The festivals of fire are very old: the "Fallas”
The Spanish word "fallas" derives, according to the dictionary of the “Real Academia de la Lengua”, from the Latin "facula", which means "torch". The “Fallas” are undoubtedly the most important festivals in the Spanish Levante, which revolve essentially around the destructive and purifying fire and they held between 15 and 19 March, the feast of Saint Joseph.
As a social phenomenon of so much importance, it has been clearly studied from different points of view: anthropological, sociological, cultural, historical ... Undoubtedly these feasts serve, like all others, to unite a whole society, which is now very complex, and as democratic and general feasts against several other with more aristocratic character. In this sense they often are competing to the most aristocratic celebrations of Corpus Christi.
These festivals have an unquestionable ethical and educational value by focusing the reflection of citizens in events of the immediate social life that are morally prosecuted, put into question, criticized and condemned with an ironic artistic language.
It is possible that in their current or similar characteristics these festivals do not date back beyond the eighteenth century, without they are sufficient explanations which usually are given (creation by the union of carpenters, etc.), but it is no doubt that their roots sink into a millennial old tradition.
They clearly relate numerous cults and rites of fire which are made to finish a stage or old year and inaugurate a new year. They therefore fall within the solar rituals and rites of fertility and regeneration of life, particularly of plants, which just are celebrated to mark the arrival of the equinoxes and solstices that mark the beginning of the season. Generally they consist of bonfires and torches around which people dance on jump and whose light and fire can be transferred to homes, fields or stables. In many cases straw puppets or puppets, probably substitutes of ancient rites in which was burned a true male or female incarnation of evil in its many forms, are burned.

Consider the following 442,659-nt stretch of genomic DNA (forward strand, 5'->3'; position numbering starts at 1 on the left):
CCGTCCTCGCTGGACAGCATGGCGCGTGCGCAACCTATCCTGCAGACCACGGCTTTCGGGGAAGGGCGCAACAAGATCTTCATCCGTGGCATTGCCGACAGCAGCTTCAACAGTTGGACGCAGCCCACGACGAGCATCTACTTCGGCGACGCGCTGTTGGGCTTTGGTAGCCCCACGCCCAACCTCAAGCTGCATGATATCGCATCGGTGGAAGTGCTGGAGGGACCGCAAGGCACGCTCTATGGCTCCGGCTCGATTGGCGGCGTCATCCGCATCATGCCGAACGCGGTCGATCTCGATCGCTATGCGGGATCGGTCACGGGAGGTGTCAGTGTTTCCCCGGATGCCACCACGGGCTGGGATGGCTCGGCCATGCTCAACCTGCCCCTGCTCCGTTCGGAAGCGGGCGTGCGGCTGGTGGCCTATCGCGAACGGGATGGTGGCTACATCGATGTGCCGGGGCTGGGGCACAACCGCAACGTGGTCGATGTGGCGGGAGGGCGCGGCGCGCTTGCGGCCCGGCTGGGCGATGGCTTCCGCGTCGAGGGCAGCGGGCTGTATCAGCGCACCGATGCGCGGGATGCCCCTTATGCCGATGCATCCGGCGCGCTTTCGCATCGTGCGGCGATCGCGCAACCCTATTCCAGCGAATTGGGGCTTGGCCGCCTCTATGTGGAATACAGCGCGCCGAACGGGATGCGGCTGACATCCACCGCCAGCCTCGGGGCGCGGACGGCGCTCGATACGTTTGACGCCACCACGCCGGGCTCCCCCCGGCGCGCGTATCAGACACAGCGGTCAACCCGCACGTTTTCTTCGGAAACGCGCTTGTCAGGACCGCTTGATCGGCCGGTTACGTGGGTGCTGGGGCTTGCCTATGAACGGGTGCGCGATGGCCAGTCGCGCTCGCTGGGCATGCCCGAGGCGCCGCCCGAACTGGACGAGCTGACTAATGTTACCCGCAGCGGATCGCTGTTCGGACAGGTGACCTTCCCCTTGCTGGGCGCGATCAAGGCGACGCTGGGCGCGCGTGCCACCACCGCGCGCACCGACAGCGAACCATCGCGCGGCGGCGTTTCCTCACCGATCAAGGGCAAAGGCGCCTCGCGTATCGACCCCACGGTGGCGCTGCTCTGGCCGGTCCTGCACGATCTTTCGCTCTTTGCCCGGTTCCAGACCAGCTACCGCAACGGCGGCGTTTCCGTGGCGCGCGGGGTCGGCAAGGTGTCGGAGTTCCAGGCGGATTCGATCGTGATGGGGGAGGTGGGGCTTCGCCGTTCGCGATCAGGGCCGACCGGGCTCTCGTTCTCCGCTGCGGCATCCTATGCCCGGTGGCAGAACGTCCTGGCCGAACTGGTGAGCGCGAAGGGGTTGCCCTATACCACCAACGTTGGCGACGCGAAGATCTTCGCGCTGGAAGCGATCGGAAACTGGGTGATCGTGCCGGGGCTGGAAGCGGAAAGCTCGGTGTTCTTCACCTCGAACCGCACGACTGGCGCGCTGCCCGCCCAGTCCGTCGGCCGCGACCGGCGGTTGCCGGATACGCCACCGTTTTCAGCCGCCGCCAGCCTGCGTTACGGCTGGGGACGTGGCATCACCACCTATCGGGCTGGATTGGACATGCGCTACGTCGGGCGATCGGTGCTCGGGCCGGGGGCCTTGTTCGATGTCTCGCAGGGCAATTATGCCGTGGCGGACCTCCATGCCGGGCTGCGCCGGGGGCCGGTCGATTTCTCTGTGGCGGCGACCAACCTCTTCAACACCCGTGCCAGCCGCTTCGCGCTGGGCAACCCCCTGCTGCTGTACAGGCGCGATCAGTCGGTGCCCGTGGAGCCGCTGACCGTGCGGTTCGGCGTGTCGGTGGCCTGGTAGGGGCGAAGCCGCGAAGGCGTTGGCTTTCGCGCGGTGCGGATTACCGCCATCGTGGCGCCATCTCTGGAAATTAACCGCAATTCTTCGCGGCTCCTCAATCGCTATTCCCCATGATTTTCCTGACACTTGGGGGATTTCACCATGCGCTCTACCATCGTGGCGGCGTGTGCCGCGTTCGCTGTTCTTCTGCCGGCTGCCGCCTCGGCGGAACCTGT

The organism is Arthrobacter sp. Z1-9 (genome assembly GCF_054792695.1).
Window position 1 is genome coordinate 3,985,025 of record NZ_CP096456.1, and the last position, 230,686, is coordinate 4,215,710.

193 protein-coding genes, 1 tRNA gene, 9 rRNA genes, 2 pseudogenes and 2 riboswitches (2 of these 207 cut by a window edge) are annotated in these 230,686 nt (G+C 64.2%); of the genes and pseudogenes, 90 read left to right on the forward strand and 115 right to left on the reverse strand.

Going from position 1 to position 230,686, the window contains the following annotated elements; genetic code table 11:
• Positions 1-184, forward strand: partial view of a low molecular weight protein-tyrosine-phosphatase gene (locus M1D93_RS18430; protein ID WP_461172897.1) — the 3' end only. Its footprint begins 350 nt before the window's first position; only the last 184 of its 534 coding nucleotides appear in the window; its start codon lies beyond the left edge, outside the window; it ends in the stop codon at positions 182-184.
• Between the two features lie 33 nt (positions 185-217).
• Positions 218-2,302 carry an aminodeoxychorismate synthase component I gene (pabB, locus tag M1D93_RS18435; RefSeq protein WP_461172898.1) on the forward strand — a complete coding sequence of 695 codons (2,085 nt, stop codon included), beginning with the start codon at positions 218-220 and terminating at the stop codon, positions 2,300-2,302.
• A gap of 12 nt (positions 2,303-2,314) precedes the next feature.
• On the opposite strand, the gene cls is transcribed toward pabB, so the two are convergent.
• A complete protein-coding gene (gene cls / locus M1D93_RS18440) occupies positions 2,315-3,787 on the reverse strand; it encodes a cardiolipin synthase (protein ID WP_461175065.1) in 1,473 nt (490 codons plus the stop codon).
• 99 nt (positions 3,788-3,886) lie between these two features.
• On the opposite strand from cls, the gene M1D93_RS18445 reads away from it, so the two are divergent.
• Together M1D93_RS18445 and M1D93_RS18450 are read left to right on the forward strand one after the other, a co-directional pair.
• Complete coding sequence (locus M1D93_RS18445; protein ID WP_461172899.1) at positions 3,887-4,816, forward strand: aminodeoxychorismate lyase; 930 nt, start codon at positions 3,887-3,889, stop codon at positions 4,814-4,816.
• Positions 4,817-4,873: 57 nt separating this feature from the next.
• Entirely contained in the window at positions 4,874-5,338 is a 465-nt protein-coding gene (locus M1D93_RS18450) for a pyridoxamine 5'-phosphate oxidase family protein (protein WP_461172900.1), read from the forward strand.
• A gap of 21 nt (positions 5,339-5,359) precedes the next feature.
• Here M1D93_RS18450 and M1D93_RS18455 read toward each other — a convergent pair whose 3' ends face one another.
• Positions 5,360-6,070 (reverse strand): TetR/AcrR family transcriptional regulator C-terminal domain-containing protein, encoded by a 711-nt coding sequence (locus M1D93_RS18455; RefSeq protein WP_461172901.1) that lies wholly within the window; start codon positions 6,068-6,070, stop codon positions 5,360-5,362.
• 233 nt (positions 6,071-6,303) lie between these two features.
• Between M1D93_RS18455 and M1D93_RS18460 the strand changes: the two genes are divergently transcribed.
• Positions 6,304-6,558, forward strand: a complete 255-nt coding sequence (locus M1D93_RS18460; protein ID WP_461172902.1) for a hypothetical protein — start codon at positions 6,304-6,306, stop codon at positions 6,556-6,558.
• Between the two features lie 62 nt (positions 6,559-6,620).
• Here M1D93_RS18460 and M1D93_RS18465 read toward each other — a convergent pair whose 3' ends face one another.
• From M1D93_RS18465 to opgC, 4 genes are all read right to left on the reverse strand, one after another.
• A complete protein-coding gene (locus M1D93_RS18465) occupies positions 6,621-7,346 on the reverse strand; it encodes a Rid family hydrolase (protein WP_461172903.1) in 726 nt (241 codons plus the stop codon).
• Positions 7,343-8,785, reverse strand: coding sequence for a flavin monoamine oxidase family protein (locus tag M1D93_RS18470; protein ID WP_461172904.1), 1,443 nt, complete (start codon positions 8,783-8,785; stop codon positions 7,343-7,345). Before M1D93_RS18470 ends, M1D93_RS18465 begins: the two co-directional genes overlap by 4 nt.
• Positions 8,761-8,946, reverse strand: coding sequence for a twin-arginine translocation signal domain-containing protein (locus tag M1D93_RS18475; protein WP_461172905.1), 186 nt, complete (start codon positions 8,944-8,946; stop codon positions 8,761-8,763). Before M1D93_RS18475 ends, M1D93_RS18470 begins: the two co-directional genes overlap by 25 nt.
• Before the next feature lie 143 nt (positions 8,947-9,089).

James Frazer, in his famous work "The Golden Bough" devotes many pages to these rites of fire, present since prehistory, especially in Europe. Scholars do basically two interpretations. An interpretative line tells us that they are rites to revitalize the light and the energy of the sun which every year languishes and recovers itself because the life of plant and animal nature is dependent from it. The other line says that fire has a great cleansing, cathartic force, which is used as a tool to end the various evils that threaten man and society.
These two interpretations can coexist and be considered useful for interpreting the meaning of the "Fallas", which are held when winter is just declining and, in the vicinity of spring in that the nature blooms.
In the second half of March the nature is just awakening in the Levant. This certainly strengthens the original relationship of these feasts with the ancient rites of fire. This sense is certainly not apparent to most people who celebrate today with absolute frenzy. It is evident, however, the interpretation of that they are rites of purification which condemn and make us forget everything bad has happened in the year which ends since the previous celebration.
This has certainly been studied and analyzed by experts, as I said, and I'm not authorized enough to insist on it.